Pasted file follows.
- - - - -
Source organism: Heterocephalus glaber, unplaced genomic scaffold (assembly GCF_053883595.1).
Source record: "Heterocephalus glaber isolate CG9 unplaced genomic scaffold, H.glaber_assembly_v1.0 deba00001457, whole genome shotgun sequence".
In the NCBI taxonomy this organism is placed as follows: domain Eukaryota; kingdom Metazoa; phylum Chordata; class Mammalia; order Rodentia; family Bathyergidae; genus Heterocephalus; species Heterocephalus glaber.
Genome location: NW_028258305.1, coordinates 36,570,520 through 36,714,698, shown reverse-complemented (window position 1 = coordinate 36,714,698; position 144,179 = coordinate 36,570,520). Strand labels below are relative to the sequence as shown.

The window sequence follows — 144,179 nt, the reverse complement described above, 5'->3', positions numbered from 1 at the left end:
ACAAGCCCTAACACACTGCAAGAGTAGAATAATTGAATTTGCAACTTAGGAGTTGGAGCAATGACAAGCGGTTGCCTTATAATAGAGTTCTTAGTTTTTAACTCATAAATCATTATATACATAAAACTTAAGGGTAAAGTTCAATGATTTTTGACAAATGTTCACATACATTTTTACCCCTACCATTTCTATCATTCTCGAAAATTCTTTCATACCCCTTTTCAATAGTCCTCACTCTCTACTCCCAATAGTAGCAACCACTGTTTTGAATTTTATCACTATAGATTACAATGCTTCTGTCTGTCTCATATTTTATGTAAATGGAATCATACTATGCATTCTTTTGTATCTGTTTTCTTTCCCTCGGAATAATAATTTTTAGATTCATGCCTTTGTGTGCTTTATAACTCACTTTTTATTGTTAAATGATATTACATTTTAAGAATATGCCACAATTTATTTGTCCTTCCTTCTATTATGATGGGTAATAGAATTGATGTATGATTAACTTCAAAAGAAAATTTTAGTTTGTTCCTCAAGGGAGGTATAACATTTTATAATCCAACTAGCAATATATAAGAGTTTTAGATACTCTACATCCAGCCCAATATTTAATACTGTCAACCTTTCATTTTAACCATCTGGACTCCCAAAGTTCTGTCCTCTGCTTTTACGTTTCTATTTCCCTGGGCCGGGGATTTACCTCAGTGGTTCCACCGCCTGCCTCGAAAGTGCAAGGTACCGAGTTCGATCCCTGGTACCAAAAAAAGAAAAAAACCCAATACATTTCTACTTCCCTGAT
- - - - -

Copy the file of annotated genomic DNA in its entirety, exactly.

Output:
Source organism: Heterocephalus glaber, unplaced genomic scaffold (assembly GCF_053883595.1).
Source record: "Heterocephalus glaber isolate CG9 unplaced genomic scaffold, H.glaber_assembly_v1.0 deba00001457, whole genome shotgun sequence".
In the NCBI taxonomy this organism is placed as follows: domain Eukaryota; kingdom Metazoa; phylum Chordata; class Mammalia; order Rodentia; family Bathyergidae; genus Heterocephalus; species Heterocephalus glaber.
Genome location: NW_028258305.1, coordinates 36,570,520 through 36,714,698, shown reverse-complemented (window position 1 = coordinate 36,714,698; position 144,179 = coordinate 36,570,520). Strand labels below are relative to the sequence as shown.

The window sequence follows — 144,179 nt, the reverse complement described above, 5'->3', positions numbered from 1 at the left end:
ACAAGCCCTAACACACTGCAAGAGTAGAATAATTGAATTTGCAACTTAGGAGTTGGAGCAATGACAAGCGGTTGCCTTATAATAGAGTTCTTAGTTTTTAACTCATAAATCATTATATACATAAAACTTAAGGGTAAAGTTCAATGATTTTTGACAAATGTTCACATACATTTTTACCCCTACCATTTCTATCATTCTCGAAAATTCTTTCATACCCCTTTTCAATAGTCCTCACTCTCTACTCCCAATAGTAGCAACCACTGTTTTGAATTTTATCACTATAGATTACAATGCTTCTGTCTGTCTCATATTTTATGTAAATGGAATCATACTATGCATTCTTTTGTATCTGTTTTCTTTCCCTCGGAATAATAATTTTTAGATTCATGCCTTTGTGTGCTTTATAACTCACTTTTTATTGTTAAATGATATTACATTTTAAGAATATGCCACAATTTATTTGTCCTTCCTTCTATTATGATGGGTAATAGAATTGATGTATGATTAACTTCAAAAGAAAATTTTAGTTTGTTCCTCAAGGGAGGTATAACATTTTATAATCCAACTAGCAATATATAAGAGTTTTAGATACTCTACATCCAGCCCAATATTTAATACTGTCAACCTTTCATTTTAACCATCTGGACTCCCAAAGTTCTGTCCTCTGCTTTTACGTTTCTATTTCCCTGGGCCGGGGATTTACCTCAGTGGTTCCACCGCCTGCCTCGAAAGTGCAAGGTACCGAGTTCGATCCCTGGTACCAAAAAAAGAAAAAAACCCAATACATTTCTACTTCCCTGAT